In Global Agenda (GA), you play a cyborg supersoldier (called Agents) in the 22nd century. After the Third Great War, Earth is controlled by a corrupt and power-hungry government called the Commonwealth. However, there are a few zones not under Commonwealth control, and Rebel factions have taken up arms against them. You and your fellow Agents were created to deal with the Rebels, but are instead “freed” and given the chance to help the Rebel forces. However, the Commonwealth also has Agents that were not “freed” to counteract the Rebels.
While Hi-Rez might call GA an MMOFPS, it’s actually an amalgam of an MMO, an FPS, and an RPG. Global Agenda combines those three genres into a refreshing and exciting game that requires skill and technique, with a bit of luck thrown in for good measure.
The fast paced twitch based gameplay from Hi-Rez Studios delivers a great experience!
Global Agenda has a variety of gameplay mechanics that separate it from most MMOFPS’s. One unique feature that Hi-Rez incorporated into the game was the use of Jetpacks. The Jetpack is an essential part of the game, turning the flat and linear world of FPS’s into a three dimensional world where enemies can be above or below you, tossing grenades from any direction. You could fire your gun, then jetpack to another roof, and continue the barrage on those below you. The Jetpack opens the game up to creative strategies, meaning you might be caught at a choke point in the map, but you can always find a way to break through, whether going above or going behind and taking out the defenders.
The Jetpack uses your Energy, which brings us to another mechanic that Hi-Rez uses. Your weapons and Jetpack share your Energy, and while you can invest Talent Points into certain Talent Trees to increase your Energy, it still requires skill to manage your energy. Also, you can only use one piece of equipment at a time, so that adds to things you have to manage. You can switch to your jetpack, fly up, switch to your minigun, and fire while falling, then switch back to your jetpack to slow your fall.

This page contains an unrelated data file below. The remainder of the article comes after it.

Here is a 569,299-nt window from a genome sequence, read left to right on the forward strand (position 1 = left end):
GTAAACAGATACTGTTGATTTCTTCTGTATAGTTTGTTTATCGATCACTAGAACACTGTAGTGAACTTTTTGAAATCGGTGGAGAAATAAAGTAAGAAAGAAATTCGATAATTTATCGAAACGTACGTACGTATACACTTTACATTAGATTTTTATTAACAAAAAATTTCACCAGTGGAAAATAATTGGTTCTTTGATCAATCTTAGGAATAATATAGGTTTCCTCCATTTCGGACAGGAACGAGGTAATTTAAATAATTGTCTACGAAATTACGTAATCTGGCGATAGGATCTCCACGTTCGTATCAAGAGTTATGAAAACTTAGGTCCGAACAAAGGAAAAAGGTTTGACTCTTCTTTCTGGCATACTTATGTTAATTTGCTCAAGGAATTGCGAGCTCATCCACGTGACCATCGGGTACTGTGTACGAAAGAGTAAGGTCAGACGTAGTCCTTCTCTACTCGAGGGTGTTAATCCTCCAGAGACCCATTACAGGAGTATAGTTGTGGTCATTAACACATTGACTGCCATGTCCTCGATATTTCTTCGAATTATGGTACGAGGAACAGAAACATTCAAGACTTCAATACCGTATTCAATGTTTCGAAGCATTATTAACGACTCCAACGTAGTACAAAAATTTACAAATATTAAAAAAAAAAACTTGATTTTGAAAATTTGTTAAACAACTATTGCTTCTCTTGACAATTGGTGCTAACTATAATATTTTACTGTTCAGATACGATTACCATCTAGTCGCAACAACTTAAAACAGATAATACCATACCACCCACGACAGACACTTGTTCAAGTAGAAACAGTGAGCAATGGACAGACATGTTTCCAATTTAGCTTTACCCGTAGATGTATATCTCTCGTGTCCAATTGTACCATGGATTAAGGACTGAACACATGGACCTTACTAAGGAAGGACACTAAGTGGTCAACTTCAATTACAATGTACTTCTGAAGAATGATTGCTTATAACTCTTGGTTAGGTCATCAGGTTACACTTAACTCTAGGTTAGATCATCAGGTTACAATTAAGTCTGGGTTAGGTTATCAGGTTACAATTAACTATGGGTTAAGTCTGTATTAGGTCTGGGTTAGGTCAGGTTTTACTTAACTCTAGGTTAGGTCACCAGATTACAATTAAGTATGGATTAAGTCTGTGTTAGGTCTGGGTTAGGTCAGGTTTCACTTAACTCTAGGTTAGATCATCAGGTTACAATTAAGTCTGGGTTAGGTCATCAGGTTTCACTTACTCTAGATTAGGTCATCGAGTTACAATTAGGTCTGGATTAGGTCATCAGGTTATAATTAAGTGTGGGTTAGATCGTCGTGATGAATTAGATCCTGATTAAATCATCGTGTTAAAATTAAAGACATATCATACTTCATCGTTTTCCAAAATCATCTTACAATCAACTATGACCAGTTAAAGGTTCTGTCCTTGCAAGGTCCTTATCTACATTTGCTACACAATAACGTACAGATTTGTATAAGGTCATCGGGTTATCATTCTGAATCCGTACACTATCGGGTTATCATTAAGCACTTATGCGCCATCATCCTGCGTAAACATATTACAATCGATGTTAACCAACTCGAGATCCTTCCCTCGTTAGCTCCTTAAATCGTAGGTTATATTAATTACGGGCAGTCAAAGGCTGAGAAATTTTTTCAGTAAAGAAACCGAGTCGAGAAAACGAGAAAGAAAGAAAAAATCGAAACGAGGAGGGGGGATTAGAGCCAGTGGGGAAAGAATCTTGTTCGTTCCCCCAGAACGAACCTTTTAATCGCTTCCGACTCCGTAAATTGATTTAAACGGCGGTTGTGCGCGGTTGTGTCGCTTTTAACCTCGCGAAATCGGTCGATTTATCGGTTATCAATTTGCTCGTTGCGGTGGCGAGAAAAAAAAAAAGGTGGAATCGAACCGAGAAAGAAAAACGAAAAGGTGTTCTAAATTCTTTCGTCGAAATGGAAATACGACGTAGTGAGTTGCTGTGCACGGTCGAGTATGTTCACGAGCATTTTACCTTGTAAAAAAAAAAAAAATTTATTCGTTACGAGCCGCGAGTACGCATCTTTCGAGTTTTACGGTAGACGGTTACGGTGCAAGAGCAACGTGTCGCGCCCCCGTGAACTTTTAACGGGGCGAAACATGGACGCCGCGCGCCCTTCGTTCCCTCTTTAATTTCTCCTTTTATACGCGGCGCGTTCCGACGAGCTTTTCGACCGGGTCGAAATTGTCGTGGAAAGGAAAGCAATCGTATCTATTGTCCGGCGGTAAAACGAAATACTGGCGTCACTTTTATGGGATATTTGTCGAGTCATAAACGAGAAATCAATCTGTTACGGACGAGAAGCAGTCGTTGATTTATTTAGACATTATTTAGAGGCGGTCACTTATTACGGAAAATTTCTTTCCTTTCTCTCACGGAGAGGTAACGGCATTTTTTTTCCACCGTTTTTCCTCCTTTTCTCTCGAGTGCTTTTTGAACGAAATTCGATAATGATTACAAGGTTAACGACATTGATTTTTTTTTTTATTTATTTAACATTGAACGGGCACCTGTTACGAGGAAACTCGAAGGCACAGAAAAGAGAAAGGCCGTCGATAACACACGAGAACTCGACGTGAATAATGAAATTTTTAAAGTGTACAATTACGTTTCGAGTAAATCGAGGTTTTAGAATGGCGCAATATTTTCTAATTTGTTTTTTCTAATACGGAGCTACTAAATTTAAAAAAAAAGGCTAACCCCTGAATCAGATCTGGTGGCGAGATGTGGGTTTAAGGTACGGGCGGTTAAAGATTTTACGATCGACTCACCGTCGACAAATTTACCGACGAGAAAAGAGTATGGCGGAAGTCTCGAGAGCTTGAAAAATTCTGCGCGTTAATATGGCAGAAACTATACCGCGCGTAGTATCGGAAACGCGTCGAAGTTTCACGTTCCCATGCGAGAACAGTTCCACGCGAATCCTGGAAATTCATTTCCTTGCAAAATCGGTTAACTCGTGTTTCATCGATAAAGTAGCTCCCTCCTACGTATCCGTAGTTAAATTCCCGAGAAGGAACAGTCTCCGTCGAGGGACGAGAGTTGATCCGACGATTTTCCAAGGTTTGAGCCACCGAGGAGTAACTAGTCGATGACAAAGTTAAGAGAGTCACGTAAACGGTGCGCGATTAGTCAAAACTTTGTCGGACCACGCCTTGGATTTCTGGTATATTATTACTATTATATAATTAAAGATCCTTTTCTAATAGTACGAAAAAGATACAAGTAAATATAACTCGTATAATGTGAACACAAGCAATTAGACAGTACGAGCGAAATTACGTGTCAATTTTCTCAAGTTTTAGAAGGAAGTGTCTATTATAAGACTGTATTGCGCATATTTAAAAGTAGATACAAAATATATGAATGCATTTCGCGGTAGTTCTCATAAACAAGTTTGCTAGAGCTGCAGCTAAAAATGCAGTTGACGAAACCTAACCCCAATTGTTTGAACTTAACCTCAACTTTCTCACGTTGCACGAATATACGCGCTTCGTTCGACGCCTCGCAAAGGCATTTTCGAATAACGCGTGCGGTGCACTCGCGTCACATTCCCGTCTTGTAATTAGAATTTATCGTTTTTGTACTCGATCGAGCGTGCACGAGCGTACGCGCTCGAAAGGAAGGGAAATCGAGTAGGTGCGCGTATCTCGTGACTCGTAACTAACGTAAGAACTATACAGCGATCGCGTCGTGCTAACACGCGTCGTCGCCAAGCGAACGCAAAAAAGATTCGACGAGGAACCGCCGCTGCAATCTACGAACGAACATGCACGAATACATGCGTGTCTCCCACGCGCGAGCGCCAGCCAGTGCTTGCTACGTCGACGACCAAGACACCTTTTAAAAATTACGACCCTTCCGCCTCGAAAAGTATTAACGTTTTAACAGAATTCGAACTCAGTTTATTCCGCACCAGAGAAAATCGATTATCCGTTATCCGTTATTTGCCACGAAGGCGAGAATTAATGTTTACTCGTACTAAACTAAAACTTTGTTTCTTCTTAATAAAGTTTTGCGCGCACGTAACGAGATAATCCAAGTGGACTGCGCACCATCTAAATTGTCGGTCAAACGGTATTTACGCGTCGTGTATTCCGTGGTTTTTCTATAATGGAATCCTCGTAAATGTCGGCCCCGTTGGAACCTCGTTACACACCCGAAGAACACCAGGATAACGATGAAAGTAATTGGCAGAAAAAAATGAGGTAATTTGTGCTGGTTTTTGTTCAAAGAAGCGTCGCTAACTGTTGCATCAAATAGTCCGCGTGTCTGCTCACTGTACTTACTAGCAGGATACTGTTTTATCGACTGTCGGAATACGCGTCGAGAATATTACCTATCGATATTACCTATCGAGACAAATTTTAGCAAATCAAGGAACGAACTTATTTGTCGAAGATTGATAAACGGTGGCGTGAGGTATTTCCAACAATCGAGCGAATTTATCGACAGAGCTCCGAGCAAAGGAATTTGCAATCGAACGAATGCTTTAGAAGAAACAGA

Yet another unique feature is the Conquest mode. While GA’s normal PvP pits 10 vs 10 in a random map with a random game type, and the PvE sends you and 3 buddies to take down a group of robots in a mission, the PvP and PvE are free. Conquest requires a subscription per month, and while the PvP is amazing, Conquest takes it to a completely new level. Agents can form Agencies, which are essentially guilds. From there, Agencies can group together under an Alliance. Conquest is Alliances fighting against other Alliances on a zone, fighting for control of Hexes. Each zone has a specified time schedule. The zone opens during a certain hour and closes a few hours after, and cannot be played in while closed, which means you don’t need to worry about losing your Hexes while you sleep at night.
So what does owning a Hex mean? You can place facilities on the hexes to extract resources, or ones that fire missiles to punch holes in the enemies’ shields around their headquarters so your 10 man strike team can begin their attack, or even facilities that can construct mechs and equipment for you to use in AvA to gain an advantage against your opponents.
And now, the moment you’ve all been waiting for. As an Agent, you have access to four classes: the Assault, the Recon, the Robotic, and the Medic. All four classes play similar to their Team Fortress 2 counterparts, which is where the developers pulled ideas from. The Assault is sort of a mix between the Heavy, the Demo, and the Soldier. The Recon is more like the Spy and the Sniper, while the Robotic plays like the Engineer. The Medic, true to its name, plays like the Medic from TF2. As you level, you unlock new weapons and equipment. However, they might not be more powerful, but they might cater to a different use. For example, the Assault’s MagmaLance does explosive damage, as well as a Damage-Over-Time fire damage, but he can also use the Inferno Cannon, which is an upgraded version of his first weapon, the Mini-Gun, providing an alternative choice for your damage dealing needs.